59 Hypocrystaliline Type of Andesite

The Geology and Petrography of Crater Lake National Park, 1902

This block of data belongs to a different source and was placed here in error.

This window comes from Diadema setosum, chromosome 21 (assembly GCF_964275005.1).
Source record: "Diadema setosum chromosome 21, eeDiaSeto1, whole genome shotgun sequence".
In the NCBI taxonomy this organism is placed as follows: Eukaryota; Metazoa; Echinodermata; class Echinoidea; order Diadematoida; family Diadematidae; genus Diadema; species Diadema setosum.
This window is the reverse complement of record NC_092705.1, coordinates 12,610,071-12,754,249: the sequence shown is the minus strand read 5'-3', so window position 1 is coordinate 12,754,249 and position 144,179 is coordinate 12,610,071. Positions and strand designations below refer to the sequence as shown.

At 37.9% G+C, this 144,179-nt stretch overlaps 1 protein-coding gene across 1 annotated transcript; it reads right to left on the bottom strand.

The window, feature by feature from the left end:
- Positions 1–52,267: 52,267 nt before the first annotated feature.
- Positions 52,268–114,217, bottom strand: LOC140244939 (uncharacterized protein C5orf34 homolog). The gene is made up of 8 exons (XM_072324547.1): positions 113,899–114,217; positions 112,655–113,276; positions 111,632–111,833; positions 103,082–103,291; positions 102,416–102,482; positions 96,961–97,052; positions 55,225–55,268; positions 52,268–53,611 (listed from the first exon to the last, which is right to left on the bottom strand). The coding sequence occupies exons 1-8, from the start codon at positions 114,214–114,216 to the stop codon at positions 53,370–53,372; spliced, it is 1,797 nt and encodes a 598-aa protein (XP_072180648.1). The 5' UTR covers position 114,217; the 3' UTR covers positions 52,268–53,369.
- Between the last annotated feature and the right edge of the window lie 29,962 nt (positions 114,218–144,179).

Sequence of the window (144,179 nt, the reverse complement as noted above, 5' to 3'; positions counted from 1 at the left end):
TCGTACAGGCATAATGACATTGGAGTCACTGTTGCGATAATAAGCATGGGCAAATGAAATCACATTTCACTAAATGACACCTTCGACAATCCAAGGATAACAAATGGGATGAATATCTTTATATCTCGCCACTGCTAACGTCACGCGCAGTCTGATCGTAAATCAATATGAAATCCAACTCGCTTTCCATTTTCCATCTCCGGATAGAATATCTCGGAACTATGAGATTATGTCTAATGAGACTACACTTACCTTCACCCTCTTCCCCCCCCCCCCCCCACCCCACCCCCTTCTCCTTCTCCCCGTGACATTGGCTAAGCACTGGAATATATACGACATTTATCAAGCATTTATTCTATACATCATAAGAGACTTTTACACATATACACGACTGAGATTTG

This may fairly be said to be the normal type of Crater Lake andesites; at least, it is more abundantly represented than any other. It may be divided into two subtypes, which, though united by numerous connecting links, are upon the whole readily distinguished. In the hand specimen, however, this distinction between the two subtypes can not be made. Neither can the two be readily distinguished from the hyalopilitic type except in thin section. Taken as a whole, they are decidedly dark-colored rocks with a basaltic look, but the darker varieties distinguish themselves by the relative prominence of the plagioclase phenocrysts. Not a few are as dark as the darkest of the hyalopilitic andesites, but they lack the glossy luster common to some of that type. The average color is naturally lighter than in the hyalopilitic type, as they are more decidedly crystalline. In fact, not a few included under both of the two subtypes have a gray or even a light gray or drab color, break with rough fracture, and approach to the holocrystalline andesites. The pyroxenes, as usual, are inconspicuous and have a slightly resinous luster with green to brown colors.

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